A recent installment of long-running syndicated comic strip “Six Chix” tackling anti-mask rhetoric from a Black Lives Matter movement perspective was pulled from some newspapers last Tuesday.
Founded in 2000, “Six Chix” is a collaborative comic strip that’s been syndicated daily to more than 120 newspapers, focusing on a broad range of topics from a woman’s perspective, including gags about breaking news, the economy and even zombies.
The group features a rotating team of female creators, including Bianca Xunise — the Chicago-based cartoonist behind the controversial edition — who became the first Black woman to join the team and second to be nationally syndicated in comics history earlier this year.
The newest installment depicts a Black woman at a grocery store wearing a face covering and “I Can’t Breathe” written across her shirt — a nod to the death of George Floyd in police custody earlier this year, Xunise told NBC News.
A blue-eyed, older white woman says: “If you can’t breathe, then take that silly mask off!”
Tea Fougner, editorial director at King Features, the comic strip’s syndicate, confirmed to NBC News that angry responses to the strip resulted in some newspapers dropping “Six Chix” from publication entirely.
While the company is not allowed to share the names of its clients, Fougner said, an apology was printed at an undisclosed newspaper in the comic’s usual spot later in the week.
“We have notified the syndicate that provides the comic that we will no longer be running Six Chix in our newspaper as a result,” the apology read. “We’ve also requested an apology from them. Our apologies for a cartoon that reflected the exact opposite of what we stand for as a newspaper.”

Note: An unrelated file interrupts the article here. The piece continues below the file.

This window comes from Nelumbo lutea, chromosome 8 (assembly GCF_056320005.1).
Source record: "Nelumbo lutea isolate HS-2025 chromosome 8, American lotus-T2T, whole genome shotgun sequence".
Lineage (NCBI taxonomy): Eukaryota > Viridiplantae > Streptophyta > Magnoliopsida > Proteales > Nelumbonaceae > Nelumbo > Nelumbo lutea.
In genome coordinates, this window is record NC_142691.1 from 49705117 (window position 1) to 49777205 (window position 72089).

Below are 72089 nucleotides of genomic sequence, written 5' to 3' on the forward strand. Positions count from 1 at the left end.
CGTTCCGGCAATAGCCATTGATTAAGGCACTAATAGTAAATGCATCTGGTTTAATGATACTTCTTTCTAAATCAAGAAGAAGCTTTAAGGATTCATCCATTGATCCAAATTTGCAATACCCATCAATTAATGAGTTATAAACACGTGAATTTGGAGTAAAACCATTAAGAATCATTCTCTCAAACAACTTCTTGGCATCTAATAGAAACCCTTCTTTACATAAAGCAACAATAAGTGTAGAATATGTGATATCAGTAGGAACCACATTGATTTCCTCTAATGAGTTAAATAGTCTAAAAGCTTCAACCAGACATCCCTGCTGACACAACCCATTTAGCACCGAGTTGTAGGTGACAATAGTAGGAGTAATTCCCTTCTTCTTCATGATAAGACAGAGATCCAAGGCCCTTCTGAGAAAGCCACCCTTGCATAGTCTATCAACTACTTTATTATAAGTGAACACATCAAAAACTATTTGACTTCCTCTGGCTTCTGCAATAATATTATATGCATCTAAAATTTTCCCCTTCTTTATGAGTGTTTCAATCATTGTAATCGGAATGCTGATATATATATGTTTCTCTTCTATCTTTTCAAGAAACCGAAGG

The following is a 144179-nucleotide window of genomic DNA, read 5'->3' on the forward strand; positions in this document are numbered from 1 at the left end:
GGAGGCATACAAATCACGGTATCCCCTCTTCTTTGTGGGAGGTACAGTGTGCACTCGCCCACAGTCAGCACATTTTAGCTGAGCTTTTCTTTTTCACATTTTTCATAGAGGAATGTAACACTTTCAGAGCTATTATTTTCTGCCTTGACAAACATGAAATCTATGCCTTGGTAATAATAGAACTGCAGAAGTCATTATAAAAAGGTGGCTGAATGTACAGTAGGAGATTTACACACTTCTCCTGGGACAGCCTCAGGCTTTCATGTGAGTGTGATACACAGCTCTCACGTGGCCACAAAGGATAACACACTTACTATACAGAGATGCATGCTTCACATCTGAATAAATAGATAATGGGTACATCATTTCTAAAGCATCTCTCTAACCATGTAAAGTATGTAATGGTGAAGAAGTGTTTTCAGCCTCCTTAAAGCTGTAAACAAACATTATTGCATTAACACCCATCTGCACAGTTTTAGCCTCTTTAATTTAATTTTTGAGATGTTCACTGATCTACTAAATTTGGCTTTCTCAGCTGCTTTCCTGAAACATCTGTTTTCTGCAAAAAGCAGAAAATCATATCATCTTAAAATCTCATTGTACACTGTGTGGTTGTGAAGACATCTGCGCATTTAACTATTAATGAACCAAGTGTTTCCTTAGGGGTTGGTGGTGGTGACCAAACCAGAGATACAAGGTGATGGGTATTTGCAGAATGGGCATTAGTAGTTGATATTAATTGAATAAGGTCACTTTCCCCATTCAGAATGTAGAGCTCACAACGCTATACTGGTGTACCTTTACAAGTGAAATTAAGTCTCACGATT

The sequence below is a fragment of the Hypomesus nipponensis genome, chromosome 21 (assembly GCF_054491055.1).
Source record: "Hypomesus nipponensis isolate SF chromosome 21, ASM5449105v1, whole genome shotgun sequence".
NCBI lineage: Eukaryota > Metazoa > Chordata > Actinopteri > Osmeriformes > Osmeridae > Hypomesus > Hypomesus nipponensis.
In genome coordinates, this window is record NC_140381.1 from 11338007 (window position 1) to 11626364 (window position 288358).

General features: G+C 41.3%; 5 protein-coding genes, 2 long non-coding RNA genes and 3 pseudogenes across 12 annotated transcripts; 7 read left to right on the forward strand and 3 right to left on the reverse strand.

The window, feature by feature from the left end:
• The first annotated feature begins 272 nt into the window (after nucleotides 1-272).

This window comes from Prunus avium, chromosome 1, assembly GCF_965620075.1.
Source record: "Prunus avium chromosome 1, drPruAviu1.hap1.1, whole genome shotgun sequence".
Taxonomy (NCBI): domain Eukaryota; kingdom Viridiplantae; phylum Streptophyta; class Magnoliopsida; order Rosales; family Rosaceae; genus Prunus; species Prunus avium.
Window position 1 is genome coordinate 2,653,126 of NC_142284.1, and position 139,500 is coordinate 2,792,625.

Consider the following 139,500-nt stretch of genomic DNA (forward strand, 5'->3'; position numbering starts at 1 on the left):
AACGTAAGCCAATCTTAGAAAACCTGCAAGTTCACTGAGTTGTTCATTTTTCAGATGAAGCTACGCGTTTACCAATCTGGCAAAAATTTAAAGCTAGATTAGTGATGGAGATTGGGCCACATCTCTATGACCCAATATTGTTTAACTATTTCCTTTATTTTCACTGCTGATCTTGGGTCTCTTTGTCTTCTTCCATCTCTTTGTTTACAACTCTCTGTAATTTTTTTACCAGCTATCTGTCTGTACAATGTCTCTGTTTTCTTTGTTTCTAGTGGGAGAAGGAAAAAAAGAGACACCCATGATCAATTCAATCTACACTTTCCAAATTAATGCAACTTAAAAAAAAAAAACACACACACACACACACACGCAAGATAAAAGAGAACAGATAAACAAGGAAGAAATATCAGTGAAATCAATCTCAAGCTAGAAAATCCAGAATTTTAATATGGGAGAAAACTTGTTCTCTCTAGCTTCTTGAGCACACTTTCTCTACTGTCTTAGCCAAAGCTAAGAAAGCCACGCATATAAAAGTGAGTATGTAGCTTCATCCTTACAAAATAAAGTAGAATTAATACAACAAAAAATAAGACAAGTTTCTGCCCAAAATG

In response, Fougner, along with Xunise’s colleagues at “Six Chix,” defended the cartoon.
“Bianca created the July 28, 2020, ‘Six Chix’ cartoon to be a joke commenting on how Black issues are often disregarded as a personal problem and not a systemic issue,” Fougner said. “She is shedding light on two pandemics right now: one on race and another on COVID-19, and both are not being taken seriously while they are destroying lives.”
Isabella Bannerman, the Monday cartoonist for “Six Chix,” echoed similar sentiments, defending the comic as an “important dialogue” bridging both issues.
“I am not apologizing for this comic and this censorship,” Xunise said. She explained how there was no misunderstanding behind the messaging of her comic strip.
“I am being silenced over white feelings from a gag comic,” she said. “This is a complete step back in the wrong direction.”
Xunise added that the comic went through two checkpoints: one with her editors and another with the newspaper editors that made the final decision to publish it.
“The editors at whatever newspaper it lands at should’ve read the comics and flagged it if they got offended,” Xunise said. “I’m just an artist; that’s your job.”
After the backlash, Xunise and her team responded to each newspaper’s concerns. The ones that dropped the comic after their explanation were upset, she said.
“We spent due diligence explaining the ‘hard to grasp’ satire,” she said. “Please stop giving the benefit of the doubt to people who silence Black voices.”